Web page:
He told me that there’s some sort of nation-wide registry. IIRC (and this has been a while ago, so don’t take it for gospel) he said that he calls the registry and the dog is assigned a number. That number and a 1-800 number are tattooed into the ear, and the dog also has both of them on a tag on his collar.

He said that the method of tattooing the ear was virtually the same as if you went in to get your arm tattooed. They use a tattoo gun.

Man, ain’t that the truth. So many people would have said, “Aw, screw it” when they couldn’t get the dog to come to them quickly.

My mom once found a Great Dane. The poor thing was attempting to hide in the bushes beseide the road (and was apparently under the illusion that if he managed to cram his massive head and one paw into the bush, that he was completely hidden.) She stopped the car and checked him out. Seeing that he was gentle, and well-groomed, she knew he had to be a lost pet. She lured him into the backseat of her hatchback with the cheeseburgers she was bringing home for dinner.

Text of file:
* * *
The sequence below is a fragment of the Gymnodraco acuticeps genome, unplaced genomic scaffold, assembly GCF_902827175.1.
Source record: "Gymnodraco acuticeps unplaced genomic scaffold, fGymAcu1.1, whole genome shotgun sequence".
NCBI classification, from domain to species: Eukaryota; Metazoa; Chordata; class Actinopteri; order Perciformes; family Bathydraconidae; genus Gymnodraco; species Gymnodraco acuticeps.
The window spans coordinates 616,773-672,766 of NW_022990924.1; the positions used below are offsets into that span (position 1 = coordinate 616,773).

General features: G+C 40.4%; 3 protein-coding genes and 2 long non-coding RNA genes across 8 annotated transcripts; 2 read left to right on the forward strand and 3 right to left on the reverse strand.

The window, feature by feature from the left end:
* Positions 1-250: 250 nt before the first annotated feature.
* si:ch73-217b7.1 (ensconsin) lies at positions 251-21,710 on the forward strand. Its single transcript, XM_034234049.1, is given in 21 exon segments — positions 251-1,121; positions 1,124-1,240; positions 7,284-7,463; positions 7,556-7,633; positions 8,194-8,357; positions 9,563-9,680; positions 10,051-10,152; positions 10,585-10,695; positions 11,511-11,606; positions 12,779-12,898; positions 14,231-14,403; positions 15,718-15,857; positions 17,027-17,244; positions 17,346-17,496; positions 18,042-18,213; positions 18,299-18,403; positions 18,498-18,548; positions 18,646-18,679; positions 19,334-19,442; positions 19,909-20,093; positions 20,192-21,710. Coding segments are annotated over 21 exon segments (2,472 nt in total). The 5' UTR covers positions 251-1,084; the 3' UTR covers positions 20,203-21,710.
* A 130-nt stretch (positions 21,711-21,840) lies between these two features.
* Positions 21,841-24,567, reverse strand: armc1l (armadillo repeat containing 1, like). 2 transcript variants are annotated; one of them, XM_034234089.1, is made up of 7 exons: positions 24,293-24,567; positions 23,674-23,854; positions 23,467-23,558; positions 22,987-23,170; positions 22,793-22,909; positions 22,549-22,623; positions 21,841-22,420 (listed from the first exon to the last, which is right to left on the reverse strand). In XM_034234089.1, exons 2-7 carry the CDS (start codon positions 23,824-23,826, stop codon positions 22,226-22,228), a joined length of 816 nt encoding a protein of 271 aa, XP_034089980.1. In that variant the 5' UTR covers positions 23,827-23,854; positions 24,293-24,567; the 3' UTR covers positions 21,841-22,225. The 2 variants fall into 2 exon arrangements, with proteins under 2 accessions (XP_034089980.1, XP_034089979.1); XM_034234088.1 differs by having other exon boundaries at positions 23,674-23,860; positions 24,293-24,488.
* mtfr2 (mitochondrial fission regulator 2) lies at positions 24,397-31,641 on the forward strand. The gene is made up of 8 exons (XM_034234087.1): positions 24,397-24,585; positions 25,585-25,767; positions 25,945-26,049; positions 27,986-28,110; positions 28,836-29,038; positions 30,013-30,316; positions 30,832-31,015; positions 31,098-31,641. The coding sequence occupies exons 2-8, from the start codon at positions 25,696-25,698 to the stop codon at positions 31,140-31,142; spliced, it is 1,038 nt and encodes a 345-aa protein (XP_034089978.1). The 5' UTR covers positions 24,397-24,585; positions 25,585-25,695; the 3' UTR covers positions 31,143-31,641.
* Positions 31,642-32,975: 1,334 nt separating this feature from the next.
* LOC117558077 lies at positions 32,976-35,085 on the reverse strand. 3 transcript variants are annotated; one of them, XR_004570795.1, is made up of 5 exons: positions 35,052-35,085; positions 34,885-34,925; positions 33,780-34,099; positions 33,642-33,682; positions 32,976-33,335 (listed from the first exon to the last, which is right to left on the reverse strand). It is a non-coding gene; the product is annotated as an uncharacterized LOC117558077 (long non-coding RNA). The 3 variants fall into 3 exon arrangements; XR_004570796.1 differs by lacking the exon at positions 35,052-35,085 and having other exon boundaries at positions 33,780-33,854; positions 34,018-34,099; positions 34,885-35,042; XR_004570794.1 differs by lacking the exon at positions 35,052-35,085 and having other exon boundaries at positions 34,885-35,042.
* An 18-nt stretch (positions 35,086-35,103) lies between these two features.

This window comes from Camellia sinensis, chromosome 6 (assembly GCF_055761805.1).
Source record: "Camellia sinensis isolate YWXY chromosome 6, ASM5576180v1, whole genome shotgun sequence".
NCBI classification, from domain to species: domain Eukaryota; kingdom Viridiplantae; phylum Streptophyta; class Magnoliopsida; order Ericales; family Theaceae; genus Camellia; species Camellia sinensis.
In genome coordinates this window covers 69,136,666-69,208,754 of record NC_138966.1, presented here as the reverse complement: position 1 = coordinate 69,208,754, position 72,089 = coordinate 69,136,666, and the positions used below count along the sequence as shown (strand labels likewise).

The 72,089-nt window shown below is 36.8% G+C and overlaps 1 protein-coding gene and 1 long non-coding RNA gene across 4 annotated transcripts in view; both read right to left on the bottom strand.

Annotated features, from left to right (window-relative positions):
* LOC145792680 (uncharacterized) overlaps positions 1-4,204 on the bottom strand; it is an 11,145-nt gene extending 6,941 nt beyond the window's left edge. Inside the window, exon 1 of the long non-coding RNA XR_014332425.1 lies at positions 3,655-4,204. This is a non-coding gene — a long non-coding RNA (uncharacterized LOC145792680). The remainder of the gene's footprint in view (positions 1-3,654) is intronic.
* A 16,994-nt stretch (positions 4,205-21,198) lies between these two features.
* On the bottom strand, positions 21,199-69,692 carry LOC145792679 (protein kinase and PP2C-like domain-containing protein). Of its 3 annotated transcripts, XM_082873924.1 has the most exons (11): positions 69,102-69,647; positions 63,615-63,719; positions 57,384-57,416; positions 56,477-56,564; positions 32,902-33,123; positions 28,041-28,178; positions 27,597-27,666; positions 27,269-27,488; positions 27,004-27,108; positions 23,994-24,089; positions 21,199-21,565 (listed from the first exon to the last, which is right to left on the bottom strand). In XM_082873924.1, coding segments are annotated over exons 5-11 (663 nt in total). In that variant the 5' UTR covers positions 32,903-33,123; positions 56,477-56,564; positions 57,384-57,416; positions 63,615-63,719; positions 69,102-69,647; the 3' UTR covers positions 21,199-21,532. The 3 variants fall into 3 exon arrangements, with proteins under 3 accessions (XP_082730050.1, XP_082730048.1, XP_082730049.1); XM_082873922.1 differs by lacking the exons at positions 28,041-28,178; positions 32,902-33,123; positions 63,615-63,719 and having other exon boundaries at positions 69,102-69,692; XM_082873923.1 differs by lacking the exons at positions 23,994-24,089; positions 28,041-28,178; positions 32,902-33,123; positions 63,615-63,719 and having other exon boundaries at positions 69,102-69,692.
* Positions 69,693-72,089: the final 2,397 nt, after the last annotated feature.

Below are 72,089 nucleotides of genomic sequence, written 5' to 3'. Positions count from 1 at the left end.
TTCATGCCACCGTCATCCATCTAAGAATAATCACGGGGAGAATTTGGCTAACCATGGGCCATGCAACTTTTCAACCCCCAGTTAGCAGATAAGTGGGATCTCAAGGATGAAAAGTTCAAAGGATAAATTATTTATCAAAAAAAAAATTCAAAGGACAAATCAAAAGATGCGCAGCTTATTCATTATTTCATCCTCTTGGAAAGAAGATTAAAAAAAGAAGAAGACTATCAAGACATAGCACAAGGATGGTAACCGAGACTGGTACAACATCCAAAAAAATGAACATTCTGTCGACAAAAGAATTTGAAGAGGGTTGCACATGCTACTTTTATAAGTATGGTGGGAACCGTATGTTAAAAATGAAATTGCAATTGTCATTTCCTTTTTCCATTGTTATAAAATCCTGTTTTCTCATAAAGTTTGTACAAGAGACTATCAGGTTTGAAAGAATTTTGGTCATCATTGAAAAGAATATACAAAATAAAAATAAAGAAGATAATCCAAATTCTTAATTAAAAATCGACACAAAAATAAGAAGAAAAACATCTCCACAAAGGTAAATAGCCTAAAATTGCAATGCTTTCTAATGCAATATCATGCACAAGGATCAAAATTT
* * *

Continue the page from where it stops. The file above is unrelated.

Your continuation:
She says she wished to God that someone had had a camera to record the hilarious image of this massive animal crammed into the tiny car. He hung over the driver’s seat, she says, laying his huge head on her shoulder and generally making a nuisance of himself. He was frightened and wanted assurance. He also wanted the rest of the cheeseburgers, and mom was a little hesitant to try to stop him when he grabbed the bag and returned to the backseat to eat them. (“You never know if he might bite,” she said later. “Well, Christ,” replied my stepfather. “You didn’t consider that possibility before you put him in the car?”)

He had no tags. She turned him loose in her fenced backyard and lacking a digital camera (which hadn’t even been invented yet at the time of our story) she simply tooks some typing paper and wrote: “FOUND: Massive black Great Dane. Likes Cheeseburgers.”

Within hours of putting the signs up, she got a call from the owner who hastened over to her house. She says the man wept when he saw the dog was fine, and he was knocked over by 150 lbs.+ of joyful canine. The owner returned a couple of hours later to drop off a bag of cheeseburgers.